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Algae on the lakeshore: Is it dangerous, or just gross?

"A lot of what we're seeing now is vegetation that's floating, which is different than an actual algal or algae bloom," said Matthew Allen.

OTTAWA COUNTY, Mich. — Have you noticed that the slimy, green, goop is again popping up along the lakeshore? That's right, algae.

A 13 ON YOUR SIDE viewer reached out to ask if it was dangerous, so we went to find answers.

"What we're seeing is not the harmful algal bloom that produces the Cyanotoxins," said Ottawa County Environmental Health Supervisor Matthew Allen. 

"But it still isn't the cleanest thing to be swimming in and climbing around in."

Allen explained that most of what is popping up around the lakeshore is vegetation, more specifically, a plant called duckweed. That's the small green bean-like plants that float on the water's surface. 

"A lot of this is tied to heavy rain events and precipitation," Allen said, "which is what we experienced last week."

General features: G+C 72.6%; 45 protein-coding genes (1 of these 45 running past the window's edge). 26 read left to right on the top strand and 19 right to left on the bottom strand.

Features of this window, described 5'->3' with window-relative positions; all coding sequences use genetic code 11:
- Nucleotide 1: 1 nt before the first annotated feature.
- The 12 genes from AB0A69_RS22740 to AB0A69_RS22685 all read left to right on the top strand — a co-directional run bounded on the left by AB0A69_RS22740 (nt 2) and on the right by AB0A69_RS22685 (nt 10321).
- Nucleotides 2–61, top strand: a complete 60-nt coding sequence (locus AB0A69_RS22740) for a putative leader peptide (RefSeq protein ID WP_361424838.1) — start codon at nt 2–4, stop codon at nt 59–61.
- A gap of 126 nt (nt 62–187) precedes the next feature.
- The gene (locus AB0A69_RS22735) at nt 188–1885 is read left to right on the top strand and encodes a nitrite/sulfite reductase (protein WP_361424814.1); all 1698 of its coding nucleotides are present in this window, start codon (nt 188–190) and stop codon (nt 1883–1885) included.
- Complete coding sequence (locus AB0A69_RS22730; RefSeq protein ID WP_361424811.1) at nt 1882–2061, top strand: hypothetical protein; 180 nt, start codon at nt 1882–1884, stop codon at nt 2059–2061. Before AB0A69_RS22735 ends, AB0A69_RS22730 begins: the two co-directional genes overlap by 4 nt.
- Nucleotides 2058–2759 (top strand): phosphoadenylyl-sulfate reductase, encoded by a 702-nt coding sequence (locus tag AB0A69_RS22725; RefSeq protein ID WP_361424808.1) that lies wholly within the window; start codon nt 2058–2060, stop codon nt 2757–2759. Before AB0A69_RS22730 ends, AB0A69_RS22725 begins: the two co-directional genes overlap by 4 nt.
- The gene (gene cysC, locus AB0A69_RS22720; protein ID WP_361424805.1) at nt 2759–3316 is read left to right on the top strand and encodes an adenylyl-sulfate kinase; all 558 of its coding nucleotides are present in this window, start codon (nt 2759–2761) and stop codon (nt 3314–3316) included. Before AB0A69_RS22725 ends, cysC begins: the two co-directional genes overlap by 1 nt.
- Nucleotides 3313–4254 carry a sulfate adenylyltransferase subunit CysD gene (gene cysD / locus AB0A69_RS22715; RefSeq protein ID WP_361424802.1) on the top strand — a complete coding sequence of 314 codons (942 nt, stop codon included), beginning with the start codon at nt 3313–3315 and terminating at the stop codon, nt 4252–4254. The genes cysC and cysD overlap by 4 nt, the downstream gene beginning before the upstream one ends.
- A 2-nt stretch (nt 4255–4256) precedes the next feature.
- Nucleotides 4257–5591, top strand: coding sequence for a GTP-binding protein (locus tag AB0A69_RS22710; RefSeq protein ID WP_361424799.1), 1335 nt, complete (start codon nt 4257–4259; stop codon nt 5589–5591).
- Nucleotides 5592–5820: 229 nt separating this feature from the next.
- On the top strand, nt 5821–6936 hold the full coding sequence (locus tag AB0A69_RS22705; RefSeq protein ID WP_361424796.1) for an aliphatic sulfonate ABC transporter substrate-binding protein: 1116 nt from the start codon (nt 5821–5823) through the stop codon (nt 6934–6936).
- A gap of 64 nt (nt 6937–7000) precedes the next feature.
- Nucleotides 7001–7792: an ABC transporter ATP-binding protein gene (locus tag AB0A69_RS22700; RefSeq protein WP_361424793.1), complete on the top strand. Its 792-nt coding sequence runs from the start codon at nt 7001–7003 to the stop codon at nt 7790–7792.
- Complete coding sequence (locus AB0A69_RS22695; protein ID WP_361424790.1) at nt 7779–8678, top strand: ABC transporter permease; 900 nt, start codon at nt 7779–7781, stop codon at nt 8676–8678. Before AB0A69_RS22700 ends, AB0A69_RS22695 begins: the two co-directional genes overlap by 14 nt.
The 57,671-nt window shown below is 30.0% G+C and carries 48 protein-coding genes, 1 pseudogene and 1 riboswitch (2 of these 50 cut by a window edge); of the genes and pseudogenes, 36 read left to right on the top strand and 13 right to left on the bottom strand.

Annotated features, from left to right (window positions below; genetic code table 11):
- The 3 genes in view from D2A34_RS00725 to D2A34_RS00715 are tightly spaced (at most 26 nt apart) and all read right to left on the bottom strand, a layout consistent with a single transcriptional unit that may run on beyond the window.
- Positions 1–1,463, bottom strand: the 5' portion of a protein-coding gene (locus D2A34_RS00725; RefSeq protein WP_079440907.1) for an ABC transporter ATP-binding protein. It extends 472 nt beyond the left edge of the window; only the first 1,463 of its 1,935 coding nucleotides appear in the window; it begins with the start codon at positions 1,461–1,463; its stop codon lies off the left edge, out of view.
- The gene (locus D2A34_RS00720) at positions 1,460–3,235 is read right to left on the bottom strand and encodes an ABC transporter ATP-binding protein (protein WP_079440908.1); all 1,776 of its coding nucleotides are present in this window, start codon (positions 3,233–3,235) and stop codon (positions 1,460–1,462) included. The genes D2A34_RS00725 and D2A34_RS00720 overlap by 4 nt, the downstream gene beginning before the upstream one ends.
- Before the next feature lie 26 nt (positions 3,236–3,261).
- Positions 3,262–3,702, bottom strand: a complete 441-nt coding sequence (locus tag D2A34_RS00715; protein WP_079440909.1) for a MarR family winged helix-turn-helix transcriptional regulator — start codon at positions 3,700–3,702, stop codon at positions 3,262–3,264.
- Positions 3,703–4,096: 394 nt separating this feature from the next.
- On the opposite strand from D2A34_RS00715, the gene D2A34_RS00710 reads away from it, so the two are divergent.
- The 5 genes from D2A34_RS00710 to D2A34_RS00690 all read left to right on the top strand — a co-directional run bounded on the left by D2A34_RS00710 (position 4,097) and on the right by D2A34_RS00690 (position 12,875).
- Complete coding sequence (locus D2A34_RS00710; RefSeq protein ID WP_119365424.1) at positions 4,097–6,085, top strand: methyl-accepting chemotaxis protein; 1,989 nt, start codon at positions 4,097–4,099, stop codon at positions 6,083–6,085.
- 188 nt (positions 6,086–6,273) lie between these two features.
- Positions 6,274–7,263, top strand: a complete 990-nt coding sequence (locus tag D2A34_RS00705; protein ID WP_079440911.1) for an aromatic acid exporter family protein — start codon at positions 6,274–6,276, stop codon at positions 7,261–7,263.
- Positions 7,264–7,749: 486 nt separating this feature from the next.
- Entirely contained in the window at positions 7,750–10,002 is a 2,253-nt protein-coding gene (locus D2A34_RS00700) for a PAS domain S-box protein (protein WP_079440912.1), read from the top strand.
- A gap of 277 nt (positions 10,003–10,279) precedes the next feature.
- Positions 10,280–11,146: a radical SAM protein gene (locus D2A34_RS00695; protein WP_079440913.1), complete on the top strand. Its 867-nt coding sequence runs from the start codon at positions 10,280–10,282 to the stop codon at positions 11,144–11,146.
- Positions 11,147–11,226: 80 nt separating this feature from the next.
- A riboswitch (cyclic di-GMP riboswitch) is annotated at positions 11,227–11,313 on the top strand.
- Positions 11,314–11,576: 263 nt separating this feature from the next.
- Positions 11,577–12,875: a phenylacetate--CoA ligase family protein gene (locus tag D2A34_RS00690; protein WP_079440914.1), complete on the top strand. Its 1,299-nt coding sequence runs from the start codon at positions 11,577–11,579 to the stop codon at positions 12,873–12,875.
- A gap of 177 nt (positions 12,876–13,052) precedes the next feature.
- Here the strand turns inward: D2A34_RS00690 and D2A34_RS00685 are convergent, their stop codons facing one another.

Allen explained that the drought was causing stagnant water, which allows for a lot of build-up of contaminates from things like farms, homes, and even wild animals. 

"And then when we got all that precipitation, it just washed it all in," he said.

"So a lot of what we're seeing now is vegetation that's floating, which is different than an actual algal or algae bloom."

So the simple answer is no. That slimy green layer you might see is not dangerous, but Allen still reminds us that there are some toxins we can't even see. 

Allen explained that in any natural body of water there are microorganisms, regardless of how clear or how clean the water may look so it's important to take some precautions.

"Wash your hands when you get out, before you eat or drink anything," Allen said, "and don't feed the seagulls, because they do contribute a lot to some of the E. coli load on the beach."

Allen also reminded parents to make sure young children or those who are not potty-trained wear a swim diaper when going in the water. 

Ottawa County samples water once a week at five Lake Michigan beaches across the area. This is to monitor any presence of E. coli or other harmful bacteria, parasites and viruses in the water. The results are then posted online for the public to see. 

You can find that data by clicking here

And click here to learn more about the water testing process, what the results mean, and other tips for avoiding illness. 

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